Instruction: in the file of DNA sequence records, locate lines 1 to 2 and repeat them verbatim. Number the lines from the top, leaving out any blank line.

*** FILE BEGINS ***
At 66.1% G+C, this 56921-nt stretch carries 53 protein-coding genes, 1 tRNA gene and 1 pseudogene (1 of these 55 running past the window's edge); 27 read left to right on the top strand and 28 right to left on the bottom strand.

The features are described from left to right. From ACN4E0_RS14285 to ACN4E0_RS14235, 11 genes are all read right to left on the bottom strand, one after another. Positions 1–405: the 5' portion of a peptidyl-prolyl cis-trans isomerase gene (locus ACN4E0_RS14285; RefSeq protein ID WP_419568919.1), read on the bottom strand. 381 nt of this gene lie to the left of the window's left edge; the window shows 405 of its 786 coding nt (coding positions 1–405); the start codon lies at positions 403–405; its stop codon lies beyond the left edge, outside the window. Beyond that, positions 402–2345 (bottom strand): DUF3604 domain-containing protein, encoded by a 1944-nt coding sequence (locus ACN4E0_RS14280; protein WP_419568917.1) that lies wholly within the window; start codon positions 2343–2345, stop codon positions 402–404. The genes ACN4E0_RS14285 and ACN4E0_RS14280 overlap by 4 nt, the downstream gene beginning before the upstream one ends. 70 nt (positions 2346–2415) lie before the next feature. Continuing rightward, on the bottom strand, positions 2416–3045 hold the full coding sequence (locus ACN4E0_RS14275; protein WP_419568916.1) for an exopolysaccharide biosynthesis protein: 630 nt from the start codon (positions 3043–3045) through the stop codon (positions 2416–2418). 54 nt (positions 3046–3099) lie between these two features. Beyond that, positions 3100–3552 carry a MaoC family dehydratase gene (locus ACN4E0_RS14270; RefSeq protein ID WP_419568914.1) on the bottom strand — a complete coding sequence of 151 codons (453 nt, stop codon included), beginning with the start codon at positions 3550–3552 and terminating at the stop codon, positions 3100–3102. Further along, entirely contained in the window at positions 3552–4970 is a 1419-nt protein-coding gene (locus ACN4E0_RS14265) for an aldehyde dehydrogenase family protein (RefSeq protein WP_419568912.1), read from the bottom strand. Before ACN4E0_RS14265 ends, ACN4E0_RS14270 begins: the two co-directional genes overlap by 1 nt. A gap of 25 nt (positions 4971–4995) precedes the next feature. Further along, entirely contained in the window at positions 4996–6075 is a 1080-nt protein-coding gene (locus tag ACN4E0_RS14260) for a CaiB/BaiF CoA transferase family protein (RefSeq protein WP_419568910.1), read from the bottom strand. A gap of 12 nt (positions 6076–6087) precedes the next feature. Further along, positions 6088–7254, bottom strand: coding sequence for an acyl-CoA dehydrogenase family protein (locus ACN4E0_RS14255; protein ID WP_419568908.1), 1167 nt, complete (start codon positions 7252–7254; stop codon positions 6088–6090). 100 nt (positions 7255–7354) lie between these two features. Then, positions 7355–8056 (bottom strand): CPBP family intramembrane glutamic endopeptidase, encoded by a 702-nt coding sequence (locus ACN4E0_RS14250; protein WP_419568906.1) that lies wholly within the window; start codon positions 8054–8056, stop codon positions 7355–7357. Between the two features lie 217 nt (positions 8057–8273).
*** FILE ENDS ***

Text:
At 66.1% G+C, this 56921-nt stretch carries 53 protein-coding genes, 1 tRNA gene and 1 pseudogene (1 of these 55 running past the window's edge); 27 read left to right on the top strand and 28 right to left on the bottom strand.

The features are described from left to right. From ACN4E0_RS14285 to ACN4E0_RS14235, 11 genes are all read right to left on the bottom strand, one after another. Positions 1–405: the 5' portion of a peptidyl-prolyl cis-trans isomerase gene (locus ACN4E0_RS14285; RefSeq protein ID WP_419568919.1), read on the bottom strand. 381 nt of this gene lie to the left of the window's left edge; the window shows 405 of its 786 coding nt (coding positions 1–405); the start codon lies at positions 403–405; its stop codon lies beyond the left edge, outside the window. Beyond that, positions 402–2345 (bottom strand): DUF3604 domain-containing protein, encoded by a 1944-nt coding sequence (locus ACN4E0_RS14280; protein WP_419568917.1) that lies wholly within the window; start codon positions 2343–2345, stop codon positions 402–404. The genes ACN4E0_RS14285 and ACN4E0_RS14280 overlap by 4 nt, the downstream gene beginning before the upstream one ends. 70 nt (positions 2346–2415) lie before the next feature. Continuing rightward, on the bottom strand, positions 2416–3045 hold the full coding sequence (locus ACN4E0_RS14275; protein WP_419568916.1) for an exopolysaccharide biosynthesis protein: 630 nt from the start codon (positions 3043–3045) through the stop codon (positions 2416–2418). 54 nt (positions 3046–3099) lie between these two features. Beyond that, positions 3100–3552 carry a MaoC family dehydratase gene (locus ACN4E0_RS14270; RefSeq protein ID WP_419568914.1) on the bottom strand — a complete coding sequence of 151 codons (453 nt, stop codon included), beginning with the start codon at positions 3550–3552 and terminating at the stop codon, positions 3100–3102. Further along, entirely contained in the window at positions 3552–4970 is a 1419-nt protein-coding gene (locus ACN4E0_RS14265) for an aldehyde dehydrogenase family protein (RefSeq protein WP_419568912.1), read from the bottom strand. Before ACN4E0_RS14265 ends, ACN4E0_RS14270 begins: the two co-directional genes overlap by 1 nt. A gap of 25 nt (positions 4971–4995) precedes the next feature. Further along, entirely contained in the window at positions 4996–6075 is a 1080-nt protein-coding gene (locus tag ACN4E0_RS14260) for a CaiB/BaiF CoA transferase family protein (RefSeq protein WP_419568910.1), read from the bottom strand. A gap of 12 nt (positions 6076–6087) precedes the next feature. Further along, positions 6088–7254, bottom strand: coding sequence for an acyl-CoA dehydrogenase family protein (locus ACN4E0_RS14255; protein ID WP_419568908.1), 1167 nt, complete (start codon positions 7252–7254; stop codon positions 6088–6090). 100 nt (positions 7255–7354) lie between these two features. Then, positions 7355–8056 (bottom strand): CPBP family intramembrane glutamic endopeptidase, encoded by a 702-nt coding sequence (locus ACN4E0_RS14250; protein WP_419568906.1) that lies wholly within the window; start codon positions 8054–8056, stop codon positions 7355–7357. Between the two features lie 217 nt (positions 8057–8273).